Home News Supreme Court Issues Notice to Udhayanidhi Stalin Over His ‘End Sanatan Dharma’ Remark

Supreme Court Issues Notice to Udhayanidhi Stalin Over His ‘End Sanatan Dharma’ Remark

by khushahal vishwakarma
Udhayanidhi Stalin

The bench of the Supreme Court has issued notices to the state government and Udhayanidhi Stalin, even suggesting that the petitioner had the option to approach the jurisdictional High Court in the first instance.

On Friday, the Supreme Court’s bench sought a response from the Tamil Nadu government and Udhayanidhi Stalin, the state’s Minister for Youth Welfare and Sports Development, and the son of Chief Minister M.K. Stalin, in response to a petition. The petition had demanded the filing of an FIR against Udhayanidhi for his earlier comments regarding the ‘Sanatan Dharma,’ claiming it opposes social justice and should be abolished.

Justices Aniruddha Bose and Bela M. Trivedi of the Supreme Court issued notices to the state government and Udhayanidhi Stalin and suggested that the petitioner had the option to approach the jurisdictional High Court in the first instance.

“Why are you here? You should go to the High Court. Your prayer is for the registration of an FIR. You are changing us into a police station,” the bench said, equally capable of passing orders of the High Court with territorial jurisdiction, as per the petitioner’s request.

However, senior counsel representing the petitioner explained that a group of cases related to hate speeches was pending before the Supreme Court. “When the state itself indulges in persecution against a particular religion and forces children to speak against a particular religion, then the Supreme Court is the only recourse. The state officers had issued a communication two days ago stating that children would speak against Sanatan Dharma,” he said.

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The senior counsel argued that this is a case where a constitutional functionary is inciting religious sentiments and therefore, the apex court should step in.

Initially, the bench also said that the complaint made in the Jagannath case was similar to the petitions seeking action against the hate speeches. “When the state itself indulges in persecution against a particular religion and forces children to speak against a particular religion, then the Supreme Court is the only recourse. The state officers had issued a communication two days ago stating that children would speak against Sanatan Dharma,” the bench noted.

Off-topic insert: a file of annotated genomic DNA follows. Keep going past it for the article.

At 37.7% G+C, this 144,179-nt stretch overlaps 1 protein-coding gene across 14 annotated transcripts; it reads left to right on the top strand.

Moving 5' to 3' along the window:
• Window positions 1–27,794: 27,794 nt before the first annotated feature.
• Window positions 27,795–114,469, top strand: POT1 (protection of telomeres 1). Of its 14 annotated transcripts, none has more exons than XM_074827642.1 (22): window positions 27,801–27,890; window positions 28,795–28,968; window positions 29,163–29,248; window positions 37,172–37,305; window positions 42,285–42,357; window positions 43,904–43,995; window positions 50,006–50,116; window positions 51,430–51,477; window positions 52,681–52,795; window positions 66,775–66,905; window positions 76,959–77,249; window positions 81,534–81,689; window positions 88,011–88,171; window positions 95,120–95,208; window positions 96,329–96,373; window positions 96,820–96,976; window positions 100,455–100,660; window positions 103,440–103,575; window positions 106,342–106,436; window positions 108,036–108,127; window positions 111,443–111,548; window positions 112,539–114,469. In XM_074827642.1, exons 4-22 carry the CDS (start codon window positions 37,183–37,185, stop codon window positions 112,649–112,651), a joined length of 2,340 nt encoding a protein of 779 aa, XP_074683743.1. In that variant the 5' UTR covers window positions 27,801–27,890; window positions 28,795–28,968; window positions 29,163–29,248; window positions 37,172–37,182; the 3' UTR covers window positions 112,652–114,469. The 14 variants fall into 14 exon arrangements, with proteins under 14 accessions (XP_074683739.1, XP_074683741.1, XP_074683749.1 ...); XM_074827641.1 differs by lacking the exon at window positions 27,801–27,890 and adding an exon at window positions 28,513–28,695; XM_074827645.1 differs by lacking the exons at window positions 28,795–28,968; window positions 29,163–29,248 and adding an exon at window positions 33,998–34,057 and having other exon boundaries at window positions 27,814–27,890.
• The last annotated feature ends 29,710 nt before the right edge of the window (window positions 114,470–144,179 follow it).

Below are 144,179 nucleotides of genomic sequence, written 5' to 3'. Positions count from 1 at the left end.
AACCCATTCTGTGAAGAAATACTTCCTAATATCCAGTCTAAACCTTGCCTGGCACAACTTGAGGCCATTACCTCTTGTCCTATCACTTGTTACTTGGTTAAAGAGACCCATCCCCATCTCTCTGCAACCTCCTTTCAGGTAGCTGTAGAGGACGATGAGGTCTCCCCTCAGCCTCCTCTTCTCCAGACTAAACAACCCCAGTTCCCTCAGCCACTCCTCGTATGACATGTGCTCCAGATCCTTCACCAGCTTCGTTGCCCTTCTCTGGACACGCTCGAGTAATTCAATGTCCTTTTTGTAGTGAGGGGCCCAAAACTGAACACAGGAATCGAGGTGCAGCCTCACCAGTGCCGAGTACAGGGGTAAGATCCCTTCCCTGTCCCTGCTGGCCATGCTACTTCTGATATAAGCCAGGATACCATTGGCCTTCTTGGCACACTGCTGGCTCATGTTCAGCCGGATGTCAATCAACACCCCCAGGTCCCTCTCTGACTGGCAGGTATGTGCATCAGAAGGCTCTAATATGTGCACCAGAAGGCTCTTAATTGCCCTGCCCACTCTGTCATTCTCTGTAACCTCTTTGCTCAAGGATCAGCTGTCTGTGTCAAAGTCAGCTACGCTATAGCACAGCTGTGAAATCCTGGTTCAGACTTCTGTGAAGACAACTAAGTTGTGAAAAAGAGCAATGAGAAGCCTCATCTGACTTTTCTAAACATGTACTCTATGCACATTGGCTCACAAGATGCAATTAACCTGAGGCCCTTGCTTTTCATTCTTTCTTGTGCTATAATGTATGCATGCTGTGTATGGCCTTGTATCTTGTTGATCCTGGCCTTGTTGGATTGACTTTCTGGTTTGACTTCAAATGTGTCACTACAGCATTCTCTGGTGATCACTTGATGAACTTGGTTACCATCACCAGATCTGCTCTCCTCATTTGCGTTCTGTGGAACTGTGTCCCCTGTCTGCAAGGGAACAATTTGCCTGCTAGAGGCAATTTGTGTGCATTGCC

The senior counsel said that it is a case where a constitutional functionary is provoking religious sentiments and therefore, the Supreme Court should take cognizance.

While his remarks have sparked significant political controversy, with several leaders of the Bharatiya Janata Party (BJP) attacking Udhayanidhi for his contentious comments, the minister later stated that he stands by his words and is “ready to face any legal challenge.”

On September 7, the Chief Minister of Tamil Nadu defended his cabinet colleague and son’s statements, stating that his intention was to focus on principles that discriminate against Scheduled Castes, Scheduled Tribes, and women.

In the Jagannath case before the Supreme Court, allegations were made that the September 2 conference was organized to incite and target a particular religion, referred to as ‘Sanatan Dharma.’ The petition argued that this constituted ‘hate speech,’ and demanded action against Udhayanidhi and the organizers. It was contended in the petition that if no priority has been accorded to the petitioner’s approach against Udhayanidhi and the organizers, then it is evident that there is a preconceived bias, discrimination, and prejudice against the Hindus in the state.

The petitioner’s senior counsel highlighted that in a judgment in 2018, the Supreme Court made it mandatory for state governments to appoint a nodal officer to monitor compliance with the comprehensive directions and preventive measures taken by the Centre and states to curb mob lynching and hate speeches.

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